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Saturday, August 9, 2014

#Sirens. By John von Daler

                   Thorkil did not think it strange that the island made him dream. After all, there were many films of many nationalities that played on much the same topic: well-intentioned men, by being kind and brave, can draw the attentions and advances of many adoring women.
He had seen at least one Italian, one American, one Spanish and one French film on the topic. So why not his own daydream about the island?

                Anyway, he passed the place many times a year on the ferry from Funen where he lived to Zealand where he went to college at the faculty for film history. The ferry was old and dilapidated. There was hardly enough room for all the passengers in the wooden and tiled diningroom or the cafeteria with its portholes and antiquated tables. Besides, it cost a lot to eat there, so Thorkil stood outside on the deck and drank a beer he had brought along while he looked out to sea at Argot Island.
                When he had sipped away at about a half bottle the dreams would start. First he would start thinking about the way the older men had laughed and pointed when they passed the island. Argot Island! they would chuckle snidely. Just give me a half an hour alone on Argot Island! Then somebody would tell some story about a woman he had heard of who had been sent there, to cool off, as they say. Wild women, they would say. Not suitable for ordinary society. They spend a few years on the island and then come back to mainland Denmark and try again. The men would usually stop talking at about this point; they would drift off, each into his own thoughts.
                Now Thorkil too would drift off. In his dream he would be out fishing when a storm came up; he would have to put in at the island. Struggling up to the windows of the building he would see women inside, beautiful, desperate women waiting to be freed from their unjust fate. Or he would be transferred from his job as a policeman in Nyborg to a position as leader of the island. The injustice of the place would overwhelm him and he would fight together with the women for their rights. Or it would be a world war and he would drift up onto the island from a destroyer that capsized. From the island he would help the women defend themselves from the arrogant and lascivious enemy. All the stories ended with him being caressed and soothed in the arms of several of the women. His mission completed, he lay back on their bared breasts and sighed in satisfaction.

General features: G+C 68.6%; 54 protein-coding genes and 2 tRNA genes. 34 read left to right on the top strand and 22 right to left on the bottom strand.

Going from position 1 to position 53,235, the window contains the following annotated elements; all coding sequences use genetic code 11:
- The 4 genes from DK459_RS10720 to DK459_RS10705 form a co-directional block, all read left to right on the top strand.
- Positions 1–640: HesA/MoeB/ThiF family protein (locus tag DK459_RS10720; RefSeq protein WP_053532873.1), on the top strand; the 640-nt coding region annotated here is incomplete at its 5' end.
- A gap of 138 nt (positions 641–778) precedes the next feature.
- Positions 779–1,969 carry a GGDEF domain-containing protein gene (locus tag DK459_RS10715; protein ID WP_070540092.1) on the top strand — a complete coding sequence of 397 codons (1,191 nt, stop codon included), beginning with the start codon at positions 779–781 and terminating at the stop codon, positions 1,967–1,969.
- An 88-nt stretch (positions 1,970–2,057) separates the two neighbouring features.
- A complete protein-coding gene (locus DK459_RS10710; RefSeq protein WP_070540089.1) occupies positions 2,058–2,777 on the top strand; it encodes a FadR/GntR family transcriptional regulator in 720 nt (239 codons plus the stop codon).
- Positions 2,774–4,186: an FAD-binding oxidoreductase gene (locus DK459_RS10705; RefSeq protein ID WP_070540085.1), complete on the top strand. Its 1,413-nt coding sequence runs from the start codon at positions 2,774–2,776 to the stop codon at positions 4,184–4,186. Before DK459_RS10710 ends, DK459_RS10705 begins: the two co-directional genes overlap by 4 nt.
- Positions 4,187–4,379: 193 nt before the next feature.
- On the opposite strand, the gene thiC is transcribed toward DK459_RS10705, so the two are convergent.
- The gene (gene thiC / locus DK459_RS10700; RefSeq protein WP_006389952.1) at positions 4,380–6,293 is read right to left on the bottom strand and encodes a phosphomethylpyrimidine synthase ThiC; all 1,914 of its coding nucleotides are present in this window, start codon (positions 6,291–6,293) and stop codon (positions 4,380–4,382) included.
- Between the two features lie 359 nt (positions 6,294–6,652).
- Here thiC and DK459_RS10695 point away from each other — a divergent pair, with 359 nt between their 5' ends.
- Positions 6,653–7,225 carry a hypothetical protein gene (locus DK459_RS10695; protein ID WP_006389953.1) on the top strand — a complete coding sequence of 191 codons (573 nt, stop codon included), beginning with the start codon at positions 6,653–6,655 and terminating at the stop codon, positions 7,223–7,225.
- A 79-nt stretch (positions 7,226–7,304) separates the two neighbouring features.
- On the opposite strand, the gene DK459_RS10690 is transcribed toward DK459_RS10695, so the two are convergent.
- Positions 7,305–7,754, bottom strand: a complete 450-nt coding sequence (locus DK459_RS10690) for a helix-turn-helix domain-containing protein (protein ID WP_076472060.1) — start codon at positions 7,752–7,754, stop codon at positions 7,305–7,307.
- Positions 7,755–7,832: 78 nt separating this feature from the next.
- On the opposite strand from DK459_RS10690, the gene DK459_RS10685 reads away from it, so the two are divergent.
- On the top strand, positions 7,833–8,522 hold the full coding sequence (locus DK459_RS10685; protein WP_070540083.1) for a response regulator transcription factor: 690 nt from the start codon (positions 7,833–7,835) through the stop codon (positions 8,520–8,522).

But he had not counted on them building the bridge. He had participated in the public debate. Should there be a bridge between Funen and Zealand? Thorkil had taken the side of the ferry lovers. A bridge will strangle our country in a straight jacket. Let's keep the old-fashioned charm. But business prevailed and the bridge was built. And they used Argot Island as the stepping-off point. What once had been an island - and a home for wayward women - stood now at the foot of a great, sleek suspension bridge.
                So Thorkil decided to drive out there. Sometimes you have to test the durability of your fantasies. He borrowed his father's old Fiat, a little bug of a car that looked more like the driver was pedaling then motoring by gas. He putted out on the highway and at the foot of the bridge turned off toward this mound of earth topped by a solid, brick lighthouse, itself surrounded by several solid nineteenth century buildings, the women's internment home.
                As Thorkil drove off the highway onto the gravel road that lead up to the buildings, he noticed the sign, "Danish Highway Depart of Bridges and Tunnels. Entrance by appointment only." This stopped him halfway between the highway and the buildings he used to watch from the ferry. He let the car idle and looked up at the rows of windows in the, long, symmetrical women's internment building.
                Beside it now was a neat row of emergency vehicles topped with red lights and equipped with #sirens: the bridge patrol for accidents and repairs. They were painted brightly.
                Thorkild looked to the left of the building, out toward the choppy water of the Great Belt. He sat for a while and watched the water flow under the bridge, but after a few minutes something up from the building drew his attention. Looking back at the long barracks he saw a woman in a flowing, red gown running toward him. She had startlingly large dark eyes and her mouth was painted dark red. He could have sworn that she was screaming for help.
                As Thorkil grabbed the handle on his door, he realized that a fire engine from the bridge patrol was hurtling toward him, its siren wailing. He managed just in time to back the Fiat out of harm's way. When the fire engine had screamed past, he sat still and watched the water for a while. The waves crossed each other randomly as if the wind were trying unsuccessfully to change directions. He sighed and then backed out down the gravel road.

Sirens beckon in my book, too.
Click on the picture and sigh or buy.

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